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I've seen a number of questions floating around here (and have read them) regarding storing both IPv4 and IPv6 addresses in an RDBMS (typically MySQL, not unlike my case)

Anyways, if (and I've read differently too, so advise if this is incorrect or officially deprecated) IPv4 address are zero-padded and stored in the ::/96 block in translation, would it make sense to use two columns, perhaps:

`ip96` BINARY(12) NULL ,     /* first 3 bytes of ipv6 */
`ip32` BINARY(4) NOT NULL ,  /* whole ipv4 or last byte of ipv6 */

This makes sense in my head as far as data normalization goes, and testing whether an address is in the IPv4 or IPv6 range is as easy as IS NULL.

However, I've seen VARBINARY(16) thrown around in a number of solutions.

Are there any foreseeable performance gains/losses from implementing this solution over VARBINARY(16) or 2 unsigned BIGINT columns? What about indexing, or any further considerations?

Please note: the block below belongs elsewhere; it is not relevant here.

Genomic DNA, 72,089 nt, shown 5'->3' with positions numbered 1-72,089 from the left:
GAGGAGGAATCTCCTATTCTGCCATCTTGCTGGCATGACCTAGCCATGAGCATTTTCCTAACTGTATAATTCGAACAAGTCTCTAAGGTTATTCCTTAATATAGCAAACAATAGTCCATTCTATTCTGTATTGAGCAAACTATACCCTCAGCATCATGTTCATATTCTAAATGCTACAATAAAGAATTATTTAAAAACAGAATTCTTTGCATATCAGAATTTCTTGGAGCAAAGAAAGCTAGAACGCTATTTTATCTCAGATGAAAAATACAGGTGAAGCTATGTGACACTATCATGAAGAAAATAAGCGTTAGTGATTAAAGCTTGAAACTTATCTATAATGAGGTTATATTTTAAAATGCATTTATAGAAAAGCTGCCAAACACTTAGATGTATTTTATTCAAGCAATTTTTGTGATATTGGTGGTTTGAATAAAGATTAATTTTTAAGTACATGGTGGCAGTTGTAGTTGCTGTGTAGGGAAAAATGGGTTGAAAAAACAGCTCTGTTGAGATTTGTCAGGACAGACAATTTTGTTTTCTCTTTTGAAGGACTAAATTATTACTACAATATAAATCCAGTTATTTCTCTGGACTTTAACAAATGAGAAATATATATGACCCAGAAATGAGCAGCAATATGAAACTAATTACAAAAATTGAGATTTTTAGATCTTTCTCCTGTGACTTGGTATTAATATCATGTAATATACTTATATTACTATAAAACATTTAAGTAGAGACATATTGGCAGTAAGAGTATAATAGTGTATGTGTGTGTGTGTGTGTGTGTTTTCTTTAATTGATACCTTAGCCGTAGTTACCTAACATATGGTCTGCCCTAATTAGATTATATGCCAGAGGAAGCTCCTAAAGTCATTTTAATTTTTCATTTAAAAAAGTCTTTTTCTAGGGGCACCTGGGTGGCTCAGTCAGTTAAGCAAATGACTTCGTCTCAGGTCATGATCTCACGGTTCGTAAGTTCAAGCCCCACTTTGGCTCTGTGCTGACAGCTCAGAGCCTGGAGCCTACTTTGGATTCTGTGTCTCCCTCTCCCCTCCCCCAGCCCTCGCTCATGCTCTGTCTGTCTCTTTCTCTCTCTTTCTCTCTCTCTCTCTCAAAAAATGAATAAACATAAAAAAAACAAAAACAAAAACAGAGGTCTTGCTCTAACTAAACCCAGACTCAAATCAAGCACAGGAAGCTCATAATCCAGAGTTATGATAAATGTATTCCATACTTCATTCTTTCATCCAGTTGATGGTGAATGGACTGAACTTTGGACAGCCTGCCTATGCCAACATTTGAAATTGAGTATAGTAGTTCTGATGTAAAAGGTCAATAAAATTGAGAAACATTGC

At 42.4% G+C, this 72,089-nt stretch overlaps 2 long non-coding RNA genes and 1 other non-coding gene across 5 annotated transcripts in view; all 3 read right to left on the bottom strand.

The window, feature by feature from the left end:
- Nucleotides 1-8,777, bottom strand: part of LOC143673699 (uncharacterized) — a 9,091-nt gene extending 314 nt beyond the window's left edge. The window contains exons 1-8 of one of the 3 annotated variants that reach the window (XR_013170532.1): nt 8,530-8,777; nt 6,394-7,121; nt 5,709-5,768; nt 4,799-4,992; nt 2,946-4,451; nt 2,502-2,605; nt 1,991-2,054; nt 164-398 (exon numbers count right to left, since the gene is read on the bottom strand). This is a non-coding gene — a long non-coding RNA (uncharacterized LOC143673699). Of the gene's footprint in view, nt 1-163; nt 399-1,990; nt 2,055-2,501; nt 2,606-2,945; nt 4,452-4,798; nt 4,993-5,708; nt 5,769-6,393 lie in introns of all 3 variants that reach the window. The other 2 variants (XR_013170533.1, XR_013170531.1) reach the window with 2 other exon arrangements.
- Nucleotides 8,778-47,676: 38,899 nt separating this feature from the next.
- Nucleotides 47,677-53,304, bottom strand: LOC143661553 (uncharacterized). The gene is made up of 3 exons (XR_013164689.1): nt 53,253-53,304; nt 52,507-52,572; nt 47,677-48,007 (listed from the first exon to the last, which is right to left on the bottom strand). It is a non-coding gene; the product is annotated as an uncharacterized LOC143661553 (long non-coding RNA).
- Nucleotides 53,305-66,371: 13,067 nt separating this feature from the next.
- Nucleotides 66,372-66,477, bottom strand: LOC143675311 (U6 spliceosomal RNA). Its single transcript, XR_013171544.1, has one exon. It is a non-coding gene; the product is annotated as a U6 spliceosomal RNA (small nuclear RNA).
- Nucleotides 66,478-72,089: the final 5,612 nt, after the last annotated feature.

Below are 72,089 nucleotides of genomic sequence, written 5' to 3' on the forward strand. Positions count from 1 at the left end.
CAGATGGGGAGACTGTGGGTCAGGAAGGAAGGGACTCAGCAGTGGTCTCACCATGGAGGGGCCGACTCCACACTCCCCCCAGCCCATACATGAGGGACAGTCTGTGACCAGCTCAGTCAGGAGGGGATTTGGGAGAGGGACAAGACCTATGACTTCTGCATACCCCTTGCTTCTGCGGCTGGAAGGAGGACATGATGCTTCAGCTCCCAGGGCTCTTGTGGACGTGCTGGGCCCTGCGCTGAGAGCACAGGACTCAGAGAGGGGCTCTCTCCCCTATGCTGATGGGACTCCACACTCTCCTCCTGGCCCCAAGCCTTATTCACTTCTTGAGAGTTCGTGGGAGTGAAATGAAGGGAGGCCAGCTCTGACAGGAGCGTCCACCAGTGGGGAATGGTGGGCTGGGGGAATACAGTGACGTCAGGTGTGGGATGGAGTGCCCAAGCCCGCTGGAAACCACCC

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1 Answer 1

IMHO splitting data to two columns is worst design, I would either

  • use two separate fields, each long enough to hold whole value, fill the appropriate field and set the other one to NULL;
  • use one field for the data (long enough to hold longest of possible values) and other field to store the type of the data (ipv4 or ipv6);

Which one is "better" depends on how you use the data. Splitting the value between two columns only makes sense when youre really tight on space, which usually isn't the case nowadays.

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Thanks @ain - I see what you mean. I'm looking at it from the same perspective one would a physical address, with respect to the normalization at least. The use case for the data (in this instance at least) is an activity log, and IP banning, er go, heavy on the reads and writes (essentially every request issues a read, most requests will issue a write) So your answer is essentially the VARBINARY(16) solution (or at least in that same vein) Thanks again, I'll consider your points; hopefully I can get a good mix of opinions on this question. –  Dan Lugg Aug 30 '11 at 13:41

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